You can read the other articles in this series here.
Initially, when I set out to write this piece I was going to discuss the value for money that K2 offer, especially when considering the view that fans have of them. A tweet I put up on Saturday attracted responses on and off the record which weren’t complimentary; which I guess isn’t too surprising as K2 work at the shittier end of the stewarding job.
However, one invoice in particular got me wondering just what Blues were paying for.
From going through the invoices, it became apparent that Blues had two accounts with K2. This isn’t anything special; I am sure that this sort of thing happens frequently when companies want to divide invoices between cost centres so that they can accurately do their accounts.
The statement of account above in particular interested me. The annotations on the document are as I’ve received it – and the word London in red pen made me wonder if this set of invoices were for some work K2 had done for Blues in London.
Again, I thought nothing of it as I know that former CEO Ren Xuandong resided in London while he was at the club, and I can accept that his popularity with fans might have meant that he needed additional security when out and about.
However, these invoices are from 2019 – and I am fairly sure that Ren was not living in London at this time. Further examination of invoices I have showed that the secure chauffeur services for Ren that Blues paid for were on a different account number from the ones that were annotated London.
If this was the case – then who were Blues paying for in London?
Thankfully, I was able to work it out as the invoices referenced in the statement above are also in my possession. The first invoice dated 30 June 2019 includes an itemised expense report, which detailed everything from hotel costs to the bills from fast food places like McDonalds and KFC.
Five entries in particular caught my eye, as they were for a convenience store in Swiss Cottage called Welcome.
What I’ve never made public is that prior to dropping off that letter, I had a pint of Dutch courage in his local pub to quell my anxiety for what I was about to do. The pub I visited (and paid £7 for a pint in) was Ye Olde Swiss Cottage – which for those who don’t know the area, is right next to where the convenience store mentioned above is.
Therefore the question has to be asked if Blues paid out £134k to guard a man about whom club director Edward Zheng Gannan stated on Talksport radio that he’d never heard of?
I emailed K2 twice with specific questions about this set of invoices to get some sort of confirmation or denial but they have yet to respond.
I also emailed Blues twice to ask if they had paid K2 to guard any person not connected with the club and they have declined to answer my questions.
Without their confirmation, it is difficult for me to say with 100% certainty that K2 were in London to guard Wang Yaohui and his common-law partner Tang Yuhong, and the fact that K2 had operatives using a local convenience store is not a smoking gun.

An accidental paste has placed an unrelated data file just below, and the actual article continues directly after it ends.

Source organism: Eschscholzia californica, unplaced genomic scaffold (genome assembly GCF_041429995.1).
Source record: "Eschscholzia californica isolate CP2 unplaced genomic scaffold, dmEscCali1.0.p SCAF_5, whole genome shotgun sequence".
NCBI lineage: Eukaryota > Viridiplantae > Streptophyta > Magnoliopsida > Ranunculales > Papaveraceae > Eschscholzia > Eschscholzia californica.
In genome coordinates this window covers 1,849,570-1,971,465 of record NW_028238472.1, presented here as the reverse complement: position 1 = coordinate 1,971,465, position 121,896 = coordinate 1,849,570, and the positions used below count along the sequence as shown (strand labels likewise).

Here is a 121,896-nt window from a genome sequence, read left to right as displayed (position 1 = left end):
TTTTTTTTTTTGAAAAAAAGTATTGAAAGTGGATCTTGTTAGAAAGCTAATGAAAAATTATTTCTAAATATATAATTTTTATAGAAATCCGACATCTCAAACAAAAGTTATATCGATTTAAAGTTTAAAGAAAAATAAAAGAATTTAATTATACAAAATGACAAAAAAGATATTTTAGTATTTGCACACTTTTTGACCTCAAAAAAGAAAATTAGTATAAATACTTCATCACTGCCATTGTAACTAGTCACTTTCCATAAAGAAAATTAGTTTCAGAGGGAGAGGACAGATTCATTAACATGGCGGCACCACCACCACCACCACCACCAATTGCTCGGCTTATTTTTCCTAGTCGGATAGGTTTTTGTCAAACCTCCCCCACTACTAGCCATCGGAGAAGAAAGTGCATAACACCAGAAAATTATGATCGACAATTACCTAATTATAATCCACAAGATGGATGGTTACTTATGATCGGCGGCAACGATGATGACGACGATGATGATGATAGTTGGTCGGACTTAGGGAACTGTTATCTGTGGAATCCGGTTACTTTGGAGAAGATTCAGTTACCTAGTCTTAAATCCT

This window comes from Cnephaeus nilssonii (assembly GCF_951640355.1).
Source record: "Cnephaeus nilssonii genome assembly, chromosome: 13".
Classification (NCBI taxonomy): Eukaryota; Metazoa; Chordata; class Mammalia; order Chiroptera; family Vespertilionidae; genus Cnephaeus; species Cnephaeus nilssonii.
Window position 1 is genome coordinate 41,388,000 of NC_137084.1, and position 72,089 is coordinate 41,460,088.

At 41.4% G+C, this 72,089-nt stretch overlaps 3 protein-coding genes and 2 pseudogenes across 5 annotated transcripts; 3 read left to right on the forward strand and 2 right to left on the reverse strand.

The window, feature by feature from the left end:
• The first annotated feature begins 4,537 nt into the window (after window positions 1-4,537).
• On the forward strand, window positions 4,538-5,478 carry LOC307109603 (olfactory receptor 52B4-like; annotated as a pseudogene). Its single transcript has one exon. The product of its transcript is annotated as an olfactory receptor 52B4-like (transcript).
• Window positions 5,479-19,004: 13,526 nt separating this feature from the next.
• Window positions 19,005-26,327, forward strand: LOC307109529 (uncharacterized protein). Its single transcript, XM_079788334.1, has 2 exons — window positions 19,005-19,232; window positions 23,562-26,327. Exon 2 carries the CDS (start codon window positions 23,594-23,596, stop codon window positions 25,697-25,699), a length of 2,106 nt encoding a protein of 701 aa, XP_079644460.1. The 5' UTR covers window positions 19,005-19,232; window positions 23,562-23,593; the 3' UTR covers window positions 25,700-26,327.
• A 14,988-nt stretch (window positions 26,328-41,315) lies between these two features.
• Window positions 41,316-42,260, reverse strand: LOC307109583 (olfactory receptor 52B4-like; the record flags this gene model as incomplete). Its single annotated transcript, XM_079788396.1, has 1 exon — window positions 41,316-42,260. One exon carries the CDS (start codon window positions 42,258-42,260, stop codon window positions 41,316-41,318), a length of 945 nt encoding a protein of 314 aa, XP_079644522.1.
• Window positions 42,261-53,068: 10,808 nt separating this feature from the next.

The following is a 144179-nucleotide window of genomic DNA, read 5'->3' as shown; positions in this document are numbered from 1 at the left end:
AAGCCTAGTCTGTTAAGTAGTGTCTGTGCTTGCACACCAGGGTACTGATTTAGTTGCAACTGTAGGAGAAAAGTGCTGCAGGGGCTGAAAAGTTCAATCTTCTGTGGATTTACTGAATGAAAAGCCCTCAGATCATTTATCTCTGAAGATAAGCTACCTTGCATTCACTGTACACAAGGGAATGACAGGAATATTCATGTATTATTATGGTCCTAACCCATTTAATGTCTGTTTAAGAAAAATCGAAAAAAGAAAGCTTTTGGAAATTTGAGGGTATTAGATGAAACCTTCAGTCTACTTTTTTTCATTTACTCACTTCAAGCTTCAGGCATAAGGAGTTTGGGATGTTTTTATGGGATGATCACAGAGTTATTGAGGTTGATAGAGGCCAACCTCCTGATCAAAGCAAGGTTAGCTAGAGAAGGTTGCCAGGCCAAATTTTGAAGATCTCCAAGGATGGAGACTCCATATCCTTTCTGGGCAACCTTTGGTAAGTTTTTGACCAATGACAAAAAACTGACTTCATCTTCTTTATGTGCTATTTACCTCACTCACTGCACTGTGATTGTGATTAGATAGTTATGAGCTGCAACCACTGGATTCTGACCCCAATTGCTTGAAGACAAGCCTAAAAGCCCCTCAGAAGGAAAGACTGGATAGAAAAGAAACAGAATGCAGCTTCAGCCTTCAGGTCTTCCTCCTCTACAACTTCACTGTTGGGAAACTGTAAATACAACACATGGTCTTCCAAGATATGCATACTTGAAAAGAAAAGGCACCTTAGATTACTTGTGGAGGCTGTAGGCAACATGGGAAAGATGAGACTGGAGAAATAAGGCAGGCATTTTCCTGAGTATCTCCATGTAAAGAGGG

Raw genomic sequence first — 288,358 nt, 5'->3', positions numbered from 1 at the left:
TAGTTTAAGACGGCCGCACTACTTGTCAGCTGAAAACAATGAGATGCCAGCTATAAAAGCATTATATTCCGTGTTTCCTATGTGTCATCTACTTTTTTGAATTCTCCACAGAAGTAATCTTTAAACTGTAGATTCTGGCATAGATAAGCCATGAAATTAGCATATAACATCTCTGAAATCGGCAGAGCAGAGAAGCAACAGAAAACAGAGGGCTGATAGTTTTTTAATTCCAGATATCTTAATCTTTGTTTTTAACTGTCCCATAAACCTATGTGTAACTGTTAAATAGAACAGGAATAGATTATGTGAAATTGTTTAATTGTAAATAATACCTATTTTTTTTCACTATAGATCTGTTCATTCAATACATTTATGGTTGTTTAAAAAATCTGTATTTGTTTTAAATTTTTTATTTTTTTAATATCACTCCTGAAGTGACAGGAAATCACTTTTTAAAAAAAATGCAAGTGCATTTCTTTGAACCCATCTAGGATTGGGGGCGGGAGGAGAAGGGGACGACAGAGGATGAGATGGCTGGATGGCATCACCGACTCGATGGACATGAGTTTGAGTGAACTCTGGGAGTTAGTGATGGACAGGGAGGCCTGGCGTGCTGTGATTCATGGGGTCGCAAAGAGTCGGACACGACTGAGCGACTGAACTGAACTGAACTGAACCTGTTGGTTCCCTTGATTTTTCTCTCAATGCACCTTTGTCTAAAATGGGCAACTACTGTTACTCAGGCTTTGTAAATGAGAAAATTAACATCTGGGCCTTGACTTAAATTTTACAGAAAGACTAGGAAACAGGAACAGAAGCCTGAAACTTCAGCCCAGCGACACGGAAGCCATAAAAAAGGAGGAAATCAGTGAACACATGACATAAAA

However, I would also like to enter into the equation an email I received in July 2019 from an anonymous source.
“The Wang home in [REDACTED] got robed [sic] last month. They have 24 h security guard at their home since then, guy from Birmingham, provided/recommendation through the football club.”
I was also told
“They took cash and watches (Wangs buy lots of them; recently flew to Monaco to a private VIP Swiss watch maker exhibit – apparently the wangs are their top customer) maybe diamonds and gold bars too as the Wangs have a nice inventory of it from what I heard. Couple of guys did that , caught on their security cameras, Eastern European origins according to the police, not apprehended yet.”
While I’ve not been able to find a report of this specific crime, I did see that a gang of criminals who stole a large number of watches and other high value items in the area of Wang’s house around the date mentioned above were sent to prison in April 2021.
My source has also confirmed when I fact-checked this article the name I have for the security guard in question, which is Matthew Slater.
I have tried to locate him using social media and found one security operative with the right name living in Kingswinford, but he replied to me that he was not the person I was looking for.
Evidently, the sum being paid for Matthew Slater to do this job got very expensive, as Birmingham City offered to employ him directly giving him the title of “Assistant Health and Safety Officer”, with an annual pay packet of £104,000 – but working hours that equated to 24 hours a day, 7 days a week.
The club have declined to answer my questions as to whether Mr Slater is still employed by the club, and what his role was / is as assistant health and safety officer.
As I’ve said previously, I have to accept there is a chance that this is all coincidental, and that K2 could have been employed on another job in the area.
It is my opinion however this all lines up too neatly, and I’m disappointed that neither the club nor K2 were able to offer me a comment – particularly as the club seem to be so strenuous to deny that Wang Yaohui has anything to do with it, let alone be connected to the titular owners.
While I don’t expect either Paul Suen Cho Hung or Vong Pech to make any comment on ownership, I do think it would help if BSH Chairman and BCFC director Zhao Wenqing said something to assuage fan fears, particularly as he’s still in Birmingham.
Zhao is a director of a company owned by Vong Pech and has previously been a director of a company owned by Wang Yaohui. If there is a man who can refute the connection, Zhao is it.
Otherwise all I can do is to keep piling up the evidence that says otherwise.